The following certification statement must be printed on manifest: “I certify that this container has been approved for the mailing of [insert either “regulated medical waste” or “sharps waste,” as appropriate], has been prepared for mailing in accordance with the directions for that purpose, and does not contain excess liquid or nonmailable material in violation of the applicable Postal Service regulations. I AM AWARE THAT FULL RESPONSIBILITY RESTS WITH THE GENERATOR (MAILER) FOR ANY VIOLATION OF 18 USC 1716 WHICH MAY RESULT FROM PLACING IMPROPERLY PACKAGED ITEMS IN THE MAIL. I also certify that the contents of this consignment are fully and accurately described above by proper shipping name and are classified, packed, marked, and labeled, and in proper condition for carriage by air according to the national governmental regulations.”
This statement must be followed by printed or typewritten name of generator (mailer), signature of generator, and date signed.
4. Destination Facility (Storage or Disposal Site)
The following certification statement of receipt, treatment, and disposal must be printed on manifest: “I certify that the contents of this container have been received, treated, and disposed of in accordance with all local, state, and federal regulations.”
This statement must be followed by printed or typewritten name of an authorized recipient at destination facility, signature of authorized recipient, and date signed.
5. Transporter Intermediate Handler Other Than the Postal Service (If Different From Destination Facility)
a. Name.
b. Complete address (not a Post Office box).
c. Printed or typewritten name of transporter or intermediate handler.
d. Signature of transporter or intermediate handler and date signed.
6. Serialized Waste Manifests
Each waste manifest or mail disposal service shipping record must be serialized using a unique numbering system for identification purposes.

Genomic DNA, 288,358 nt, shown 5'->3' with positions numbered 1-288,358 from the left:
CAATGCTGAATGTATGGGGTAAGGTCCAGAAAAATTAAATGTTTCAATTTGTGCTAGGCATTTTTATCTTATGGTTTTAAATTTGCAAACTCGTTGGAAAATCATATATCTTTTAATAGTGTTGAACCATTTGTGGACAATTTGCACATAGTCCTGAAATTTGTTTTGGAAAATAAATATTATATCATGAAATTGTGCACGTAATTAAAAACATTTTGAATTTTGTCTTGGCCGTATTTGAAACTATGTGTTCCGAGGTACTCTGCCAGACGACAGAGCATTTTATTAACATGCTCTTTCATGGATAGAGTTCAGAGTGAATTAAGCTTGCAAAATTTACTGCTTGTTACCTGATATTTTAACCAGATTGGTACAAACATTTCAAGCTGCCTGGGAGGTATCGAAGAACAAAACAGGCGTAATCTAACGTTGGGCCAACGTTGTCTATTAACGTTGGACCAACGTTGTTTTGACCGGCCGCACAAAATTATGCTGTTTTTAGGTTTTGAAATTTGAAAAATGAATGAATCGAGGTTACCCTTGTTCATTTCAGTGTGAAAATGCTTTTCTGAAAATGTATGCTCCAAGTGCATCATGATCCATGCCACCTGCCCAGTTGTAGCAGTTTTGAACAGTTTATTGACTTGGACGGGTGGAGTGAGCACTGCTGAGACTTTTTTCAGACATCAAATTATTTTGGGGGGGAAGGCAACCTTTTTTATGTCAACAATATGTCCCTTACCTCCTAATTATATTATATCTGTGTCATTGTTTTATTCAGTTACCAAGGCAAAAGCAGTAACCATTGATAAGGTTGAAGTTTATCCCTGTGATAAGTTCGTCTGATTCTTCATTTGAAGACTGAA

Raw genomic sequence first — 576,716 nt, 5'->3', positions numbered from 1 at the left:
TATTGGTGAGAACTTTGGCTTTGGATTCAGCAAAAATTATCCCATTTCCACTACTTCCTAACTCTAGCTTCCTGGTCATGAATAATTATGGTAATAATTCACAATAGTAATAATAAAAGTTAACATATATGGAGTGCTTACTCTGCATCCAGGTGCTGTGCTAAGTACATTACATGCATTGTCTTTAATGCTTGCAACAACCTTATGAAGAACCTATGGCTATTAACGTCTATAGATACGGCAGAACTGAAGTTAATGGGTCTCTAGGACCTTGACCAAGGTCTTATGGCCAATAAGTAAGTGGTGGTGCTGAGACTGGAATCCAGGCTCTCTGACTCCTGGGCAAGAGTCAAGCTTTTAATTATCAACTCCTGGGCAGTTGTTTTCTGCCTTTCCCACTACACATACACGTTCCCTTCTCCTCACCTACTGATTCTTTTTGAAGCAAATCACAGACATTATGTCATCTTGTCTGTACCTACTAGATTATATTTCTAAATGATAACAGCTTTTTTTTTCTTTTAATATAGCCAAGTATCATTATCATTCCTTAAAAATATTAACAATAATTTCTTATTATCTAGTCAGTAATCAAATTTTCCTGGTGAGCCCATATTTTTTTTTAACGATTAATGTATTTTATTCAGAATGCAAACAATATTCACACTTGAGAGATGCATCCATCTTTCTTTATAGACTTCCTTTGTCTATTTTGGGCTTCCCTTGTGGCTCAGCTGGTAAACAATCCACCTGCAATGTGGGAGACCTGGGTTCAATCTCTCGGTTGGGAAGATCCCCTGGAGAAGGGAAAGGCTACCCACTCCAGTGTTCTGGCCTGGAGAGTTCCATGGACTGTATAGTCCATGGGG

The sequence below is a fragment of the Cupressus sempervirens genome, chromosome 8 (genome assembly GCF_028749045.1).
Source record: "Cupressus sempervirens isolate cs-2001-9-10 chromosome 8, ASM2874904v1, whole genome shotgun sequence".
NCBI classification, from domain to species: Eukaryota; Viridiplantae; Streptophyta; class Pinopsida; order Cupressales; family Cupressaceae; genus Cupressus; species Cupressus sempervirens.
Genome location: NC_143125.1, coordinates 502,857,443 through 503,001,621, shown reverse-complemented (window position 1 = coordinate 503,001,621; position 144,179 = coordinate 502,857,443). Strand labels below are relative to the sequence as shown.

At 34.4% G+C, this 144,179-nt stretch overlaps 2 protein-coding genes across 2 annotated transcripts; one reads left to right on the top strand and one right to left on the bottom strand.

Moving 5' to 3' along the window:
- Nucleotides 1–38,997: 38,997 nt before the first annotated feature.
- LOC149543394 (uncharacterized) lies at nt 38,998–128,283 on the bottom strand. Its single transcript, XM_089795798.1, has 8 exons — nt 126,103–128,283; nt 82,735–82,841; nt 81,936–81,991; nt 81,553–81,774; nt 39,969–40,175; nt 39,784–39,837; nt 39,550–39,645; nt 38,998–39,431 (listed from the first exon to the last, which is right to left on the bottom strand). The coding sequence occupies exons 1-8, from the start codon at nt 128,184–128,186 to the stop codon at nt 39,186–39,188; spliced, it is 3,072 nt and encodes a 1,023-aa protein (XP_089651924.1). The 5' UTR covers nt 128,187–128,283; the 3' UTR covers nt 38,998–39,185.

7. Comment Area
Each manifest must contain an area designated for entering comments or noting discrepancies.
Start Printed Page 33870
8. Completion and Distribution of Waste Manifest
Each manifest must contain instructions for properly completing the four-part form. Copies of the form must be distributed as follows:
a. One copy must be kept by generator (mailer).
b. One copy must be kept by transporter or intermediate handler for 90 days.
c. One copy must be kept by destination facility for 90 days.
d. One copy must be mailed to generator by destination facility.
9. Emergency Telephone Number
Each manifest must bear the following statement with appropriate information: “IN CASE OF EMERGENCY, OR THE DISCOVERY OF DAMAGE OR LEAKAGE, CALL 1-800-###-####.”

(4) The outer shipping container must bear a properly prepared merchandise return service label (see S923). The merchandise return service permit must be held in the same name as that of the authorized medical waste mailer.

(5) The outer shipping container must be marked on two opposite side walls with the package orientation marking in 49 CFR 173.312 to identify the proper upright position of the mailpiece during handling.

(6) Mailpieces containing regulated medical waste or sharps waste must be marked on the address side with the correct UN number and proper shipping name (e.g., “Regulated Medical Waste, UN 3291” or “Regulated Medical Waste—Sharps, UN 3291”).

d. Package Testing. Testing must be performed by an independent testing facility on one sample of each type of mailing container system to prove compliance with 8.7a. The sample mailing container system must withstand the tests in 49 CFR 178.604 (leakproof test), 178.606 (stacking test), 178.608 (vibration standard), and 178.609(e), (f), and (h) (test requirements for packaging for infectious substances). In addition, the absorbent material must withstand an absorbency test that satisfies the requirements in 8.7b(4). The test results must show that if every container system prepared for mailing were to be subject to the environmental and test conditions in 49 CFR, there would be no release of the contents to the environment and no significant reduction in the effectiveness of the packaging. Periodic retesting must be performed whenever a change is made to the design of the container system or every 24 months, whichever occurs first.

8.8 Packaging of Used Health Care Products

A used health care product known or suspected to contain a Risk Group 4 pathogen is nonmailable. A used health care product meeting the definition in 8.2i, classified in Risk Group 1, 2, or 3, and being returned to the manufacturer or manufacturer's designee is mailable as First-Class Mail, Priority Mail, or Express Mail subject to the following packaging requirements: